It is not often encompassing “business philosophy” paradigms are introduced to refresh the way things are done on the continent, as happened at the-just concluded Sixth Tokyo International Conference on African Development (TICAD VI) in Nairobi, Kenya.
And it probably helped that Japan came with a basket of goodies to sweeten the message. The spirit of the conference was replete that Africa should look east for more than development aid and adopt a philosophy of pragmatic self reliance that has served the Japanese well.
In that message the significance of the TICAD VI lay: That, the Japanese “kaizen” philosophy could work in Africa, too.
Kaizen is the Japanese practice of continuous improvement that is guided by deceptively simple principles. One of these principles presupposes that “good processes bring good results”, with another emphasising to “go see for yourself to grasp the current situation”.
It may be true that the continent is steadily progressing under the “Africa Rising” motif and no longer needs to be patronised with aid. But, in the famous words attributed to the former US President, Ronald Reagan, it is always prudent to “trust, but verify.”
And, after this, apply another kaizen injunction to “speak with data, [and] manage by facts”.
So it was a retinue of more than 75 business executives of major Japanese firms accompanying their Prime Minister, Shinzō Abe, to Nairobi.
“What Japanese companies desire on the part of Africa is very clear,” he explained during the opening of the conference. “They seek the establishment of safe business environments and the realisation of free and stable corporate activities.”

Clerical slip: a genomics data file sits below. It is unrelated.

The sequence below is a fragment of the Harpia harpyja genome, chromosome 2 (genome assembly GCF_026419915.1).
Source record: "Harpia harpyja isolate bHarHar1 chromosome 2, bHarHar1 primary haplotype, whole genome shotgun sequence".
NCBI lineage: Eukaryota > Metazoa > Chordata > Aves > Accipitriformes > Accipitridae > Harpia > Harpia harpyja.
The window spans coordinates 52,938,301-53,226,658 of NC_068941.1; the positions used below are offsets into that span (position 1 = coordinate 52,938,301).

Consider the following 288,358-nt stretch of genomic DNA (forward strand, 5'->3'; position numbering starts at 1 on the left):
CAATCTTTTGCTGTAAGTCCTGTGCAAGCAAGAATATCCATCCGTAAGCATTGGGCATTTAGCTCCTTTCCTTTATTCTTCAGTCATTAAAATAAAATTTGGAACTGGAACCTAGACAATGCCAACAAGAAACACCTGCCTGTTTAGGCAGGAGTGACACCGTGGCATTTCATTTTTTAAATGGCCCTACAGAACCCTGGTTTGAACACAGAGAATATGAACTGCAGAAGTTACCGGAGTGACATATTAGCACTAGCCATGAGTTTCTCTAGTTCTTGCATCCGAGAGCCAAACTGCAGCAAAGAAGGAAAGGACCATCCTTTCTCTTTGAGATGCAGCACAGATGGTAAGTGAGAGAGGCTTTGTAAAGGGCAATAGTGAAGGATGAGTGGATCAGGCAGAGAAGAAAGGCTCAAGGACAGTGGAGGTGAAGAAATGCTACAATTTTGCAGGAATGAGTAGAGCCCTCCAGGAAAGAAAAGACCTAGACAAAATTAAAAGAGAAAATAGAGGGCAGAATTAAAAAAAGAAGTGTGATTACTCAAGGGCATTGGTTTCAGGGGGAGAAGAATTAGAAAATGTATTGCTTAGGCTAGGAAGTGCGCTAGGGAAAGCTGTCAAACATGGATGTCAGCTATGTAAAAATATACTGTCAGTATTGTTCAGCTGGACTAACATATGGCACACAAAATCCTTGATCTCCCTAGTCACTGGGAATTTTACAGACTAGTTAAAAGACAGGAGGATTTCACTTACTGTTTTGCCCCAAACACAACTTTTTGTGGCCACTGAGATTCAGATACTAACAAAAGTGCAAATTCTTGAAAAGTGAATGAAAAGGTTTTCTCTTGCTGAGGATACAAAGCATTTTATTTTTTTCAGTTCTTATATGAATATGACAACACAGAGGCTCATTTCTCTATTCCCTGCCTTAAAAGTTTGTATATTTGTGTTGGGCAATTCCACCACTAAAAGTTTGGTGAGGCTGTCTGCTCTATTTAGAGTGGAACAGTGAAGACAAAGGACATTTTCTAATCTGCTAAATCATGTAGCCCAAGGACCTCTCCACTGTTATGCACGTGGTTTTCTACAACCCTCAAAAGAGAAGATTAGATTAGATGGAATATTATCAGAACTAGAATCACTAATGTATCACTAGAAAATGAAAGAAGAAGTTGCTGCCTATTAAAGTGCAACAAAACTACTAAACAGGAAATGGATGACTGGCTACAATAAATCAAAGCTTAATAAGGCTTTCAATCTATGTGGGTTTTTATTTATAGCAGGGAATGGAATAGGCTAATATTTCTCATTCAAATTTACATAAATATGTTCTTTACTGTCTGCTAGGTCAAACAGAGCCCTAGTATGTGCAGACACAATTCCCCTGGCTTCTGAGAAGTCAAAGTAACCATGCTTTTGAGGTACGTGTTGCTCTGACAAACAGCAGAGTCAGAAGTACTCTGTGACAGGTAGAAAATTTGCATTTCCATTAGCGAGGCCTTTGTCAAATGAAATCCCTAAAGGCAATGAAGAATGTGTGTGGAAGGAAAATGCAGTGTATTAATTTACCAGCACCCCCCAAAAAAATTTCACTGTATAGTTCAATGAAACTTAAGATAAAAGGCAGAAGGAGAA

The conference, he said, was aimed at exchanging views on industrialisation, building resilience in health systems and building inclusion and stability for prosperity for all.
Prime Minister Abe’s sentiments were quite telling, in that the need for TICAD was mutual, knowing that the Japanese economy has been flagging for some time, even if it still retains some muscle to do its bit to spur along Africa’s resilience and socio-economic development.
Consequently, he pledged $10 billion for infrastructure development in Africa, scaling down from the $32 billion he pledged in 2013 during TICAD V in Yokohama, Japan.
The shortfall would be filled by private sector’s investments that would push the amount to $30 billion, he said.
Japan would further pump in $500 million for vocational training for 50,000 youths in Africa to dissuade them from joining terrorist groups, with the hope that by the end of 2019, about 9.6 million youths would have benefited from the training.
On their part, leaders and representatives from the 54 African nations resolved “to promote social stability by responding comprehensively to security concerns. In this regard, we emphasise that protecting and empowering individuals, especially youth and women, families and their communities by improving access to education, technical and vocational training, job creation and opportunity, and promoting social cohesion, are fundamental.”
I would want to believe that by the end of the two-day conference the leaders had warmed to kaizen when they agreed that the private sector should be given more room to do business, as 22 Japanese firms signed 73 MoUs with development agencies from 26 African countries and international organisations in attendance.
Unlike China which mainly channels its grants to Africa through government-to-government arrangements, Japan will be mostly disbursing the funds through development agencies, among them the African Development Bank.
It, therefore, was not lost on observers to compare China’s heft in Africa with the Japanese generosity.
During a similar conference hosted by China in December last year in South Africa – the Forum on China-Africa Cooperation (FOCAC) – Beijing pledged $60 billion to go into infrastructure.
It goes to show the might of China’s economic assertiveness on the continent, whose trade with Africa is worth $220 billion, about ten times that with Japan. China has 14 per cent trade with Africa, while Japan has a paltry 1 per cent.
One may not argue with the numbers, but the kaizen philosophy of continuous improvement is something Africa could live by if it is to completely wean itself off aid.